Mets Set Sights on SportsNet NY Launch

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The New York Mets’ cable-TV rights deal with Cablevision Systems Corp. ended Sunday [Oct. 2], but the club, along with its teammates in a new regional sports network, will still have to play ball with the MSO in an effort to gain distribution for the new service.

The Mets, with network co-owners Time Warner Cable and Comcast Corp., last Thursday unveiled the SportsNet New York name and brand — a takeoff on the latter operator’s stable of Comcast SportsNet-branded regional sports networks. The Mets hold a 65% stake in the new service, slated to bow next spring. Comcast owns two-thirds of the balance, and Time Warner Cable the remaining one-third, according to sources.

Network executives said negotiations with several distributors, including Cablevision and direct-broadcast satellite distributors DirecTV Inc. and EchoStar Communications Corp., are underway. As expected, Time Warner and Comcast have already committed to carrying the channel on digital basic, giving it some 3 million subscribers.

But the industry’s eyes will be on the rookie network’s negotiations with Cablevision. SportsNet New York president John Litner said he’s confident the network will be able to reach a carriage deal with the MSO, which counts some 3 million subscribers in the New York area.

Cablevision filed suit last year to stop the Mets from pursuing the new network before the team’s current deal with Cablevision’s Fox Sports Net New York concluded. (Mets contests also aired on Cablevision-owned Madison Square Garden Network.) A New York State Supreme Court judge threw out the suit this past August.

Cablevision also played hardball with the New York Yankees, which left MSGN after the 2001 season to start their own regional sports service. A bitter and public carriage dispute shut out the Yankees Entertainment & Sports Network from Cablevision subscribers for the entire 2002 season. After an interim deal was reached for 2003, an arbitrator settled the ongoing clash over network positioning and pricing just prior to the start of the 2004 campaign, resulting in a long-term pact that put YES on expanded basic, but lowered its licensing fee.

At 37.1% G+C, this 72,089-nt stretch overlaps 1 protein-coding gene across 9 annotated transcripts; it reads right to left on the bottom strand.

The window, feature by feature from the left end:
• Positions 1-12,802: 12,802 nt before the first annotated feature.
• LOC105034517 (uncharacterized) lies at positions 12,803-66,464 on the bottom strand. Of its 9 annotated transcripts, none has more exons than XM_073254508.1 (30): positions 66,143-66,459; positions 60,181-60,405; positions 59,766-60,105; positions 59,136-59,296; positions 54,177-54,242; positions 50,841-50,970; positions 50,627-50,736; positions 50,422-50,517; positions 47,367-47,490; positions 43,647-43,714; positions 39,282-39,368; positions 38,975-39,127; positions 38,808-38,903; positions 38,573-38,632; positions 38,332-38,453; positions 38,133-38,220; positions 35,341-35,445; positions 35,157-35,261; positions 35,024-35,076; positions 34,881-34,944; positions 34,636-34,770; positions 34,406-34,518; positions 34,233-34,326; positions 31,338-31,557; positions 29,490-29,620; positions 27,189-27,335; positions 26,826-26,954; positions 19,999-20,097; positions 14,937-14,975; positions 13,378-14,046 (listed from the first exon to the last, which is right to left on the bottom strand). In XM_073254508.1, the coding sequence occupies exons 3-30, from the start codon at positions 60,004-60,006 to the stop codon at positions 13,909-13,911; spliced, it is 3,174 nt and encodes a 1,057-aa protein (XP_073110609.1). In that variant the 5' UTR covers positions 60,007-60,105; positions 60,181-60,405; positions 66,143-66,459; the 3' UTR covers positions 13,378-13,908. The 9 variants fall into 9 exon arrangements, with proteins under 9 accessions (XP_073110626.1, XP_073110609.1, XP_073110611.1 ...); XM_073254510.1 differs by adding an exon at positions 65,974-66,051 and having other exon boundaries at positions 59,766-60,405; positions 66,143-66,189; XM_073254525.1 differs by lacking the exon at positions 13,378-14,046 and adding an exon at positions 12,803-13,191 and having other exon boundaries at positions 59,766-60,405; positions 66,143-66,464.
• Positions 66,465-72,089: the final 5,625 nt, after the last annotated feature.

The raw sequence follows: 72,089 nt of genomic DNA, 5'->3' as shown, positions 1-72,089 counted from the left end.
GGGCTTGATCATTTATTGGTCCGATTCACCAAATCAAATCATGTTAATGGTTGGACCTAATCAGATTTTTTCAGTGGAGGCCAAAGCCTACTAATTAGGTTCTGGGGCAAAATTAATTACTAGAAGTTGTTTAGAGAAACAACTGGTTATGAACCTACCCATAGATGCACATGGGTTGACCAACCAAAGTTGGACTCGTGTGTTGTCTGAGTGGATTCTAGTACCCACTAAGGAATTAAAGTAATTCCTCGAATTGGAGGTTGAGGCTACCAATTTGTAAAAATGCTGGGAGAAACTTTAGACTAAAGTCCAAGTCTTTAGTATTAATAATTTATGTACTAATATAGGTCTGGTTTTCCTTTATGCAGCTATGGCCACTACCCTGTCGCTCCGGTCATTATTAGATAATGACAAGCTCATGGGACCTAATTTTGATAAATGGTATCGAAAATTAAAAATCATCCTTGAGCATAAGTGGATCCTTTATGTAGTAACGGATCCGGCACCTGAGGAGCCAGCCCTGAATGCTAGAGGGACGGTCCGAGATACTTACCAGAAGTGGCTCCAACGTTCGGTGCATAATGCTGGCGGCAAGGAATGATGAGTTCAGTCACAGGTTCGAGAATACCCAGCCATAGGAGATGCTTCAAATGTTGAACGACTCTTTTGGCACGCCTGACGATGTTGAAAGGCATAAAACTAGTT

“We anticipate that come launch, we will be fully distributed to all fans within our footprint,” Litner said.

Executives from Cablevision could not be reached for comment by press time.

SportsNet New York executives would not reveal rate-card specifics, but sources said the service’s price will be “significantly lower” than YES’s $2 to $2.25 licensing fee.  Network sources added the service will insist on digital-basic carriage, rather than distribution on regional sports tiers.    

Along with New York Mets telecasts, the network will feature up to 30 college football games and 85 college basketball tilts featuring teams from such conferences as the Big East and the Big Ten.

Following Comcast’s model with its other RSNs, SportsNet New York will feature three nightly SportsNite news shows, as well as a daily SportsRise morning program that will originate from the network’s New York-based studio.

Litner said the network would import programming from CSN outlets in Chicago, Philadelphia and Baltimore/Washington D.C., as well as Time Warner’s Turner South network, to support its news and information programming. All Mets home games and studio shows will be shot in HDTV, Litner said.

The network will also feature a “robust” video-on-demand offering, but no details were provided.

Litner noted that the network expects to make a package of games available to local broadcast networks, although it’s unclear how many would be offered.

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